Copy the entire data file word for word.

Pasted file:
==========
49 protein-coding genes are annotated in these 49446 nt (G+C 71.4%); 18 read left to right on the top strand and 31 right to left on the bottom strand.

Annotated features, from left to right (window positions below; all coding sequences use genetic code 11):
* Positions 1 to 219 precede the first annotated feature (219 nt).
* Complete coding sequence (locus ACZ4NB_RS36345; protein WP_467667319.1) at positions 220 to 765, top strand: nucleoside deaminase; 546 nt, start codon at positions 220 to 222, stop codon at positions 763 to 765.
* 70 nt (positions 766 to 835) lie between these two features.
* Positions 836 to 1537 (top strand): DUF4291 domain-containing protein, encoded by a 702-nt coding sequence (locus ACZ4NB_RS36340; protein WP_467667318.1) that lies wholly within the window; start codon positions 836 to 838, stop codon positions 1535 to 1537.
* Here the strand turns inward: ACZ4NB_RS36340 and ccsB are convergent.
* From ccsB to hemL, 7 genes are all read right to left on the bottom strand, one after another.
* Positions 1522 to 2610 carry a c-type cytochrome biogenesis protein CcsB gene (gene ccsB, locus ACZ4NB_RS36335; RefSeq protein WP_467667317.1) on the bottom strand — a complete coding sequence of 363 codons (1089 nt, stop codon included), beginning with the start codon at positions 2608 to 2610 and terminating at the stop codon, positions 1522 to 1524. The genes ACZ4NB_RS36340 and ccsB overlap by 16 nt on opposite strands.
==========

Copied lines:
49 protein-coding genes are annotated in these 49446 nt (G+C 71.4%); 18 read left to right on the top strand and 31 right to left on the bottom strand.

Annotated features, from left to right (window positions below; all coding sequences use genetic code 11):
* Positions 1 to 219 precede the first annotated feature (219 nt).
* Complete coding sequence (locus ACZ4NB_RS36345; protein WP_467667319.1) at positions 220 to 765, top strand: nucleoside deaminase; 546 nt, start codon at positions 220 to 222, stop codon at positions 763 to 765.
* 70 nt (positions 766 to 835) lie between these two features.
* Positions 836 to 1537 (top strand): DUF4291 domain-containing protein, encoded by a 702-nt coding sequence (locus ACZ4NB_RS36340; protein WP_467667318.1) that lies wholly within the window; start codon positions 836 to 838, stop codon positions 1535 to 1537.
* Here the strand turns inward: ACZ4NB_RS36340 and ccsB are convergent.
* From ccsB to hemL, 7 genes are all read right to left on the bottom strand, one after another.
* Positions 1522 to 2610 carry a c-type cytochrome biogenesis protein CcsB gene (gene ccsB, locus ACZ4NB_RS36335; RefSeq protein WP_467667317.1) on the bottom strand — a complete coding sequence of 363 codons (1089 nt, stop codon included), beginning with the start codon at positions 2608 to 2610 and terminating at the stop codon, positions 1522 to 1524. The genes ACZ4NB_RS36340 and ccsB overlap by 16 nt on opposite strands.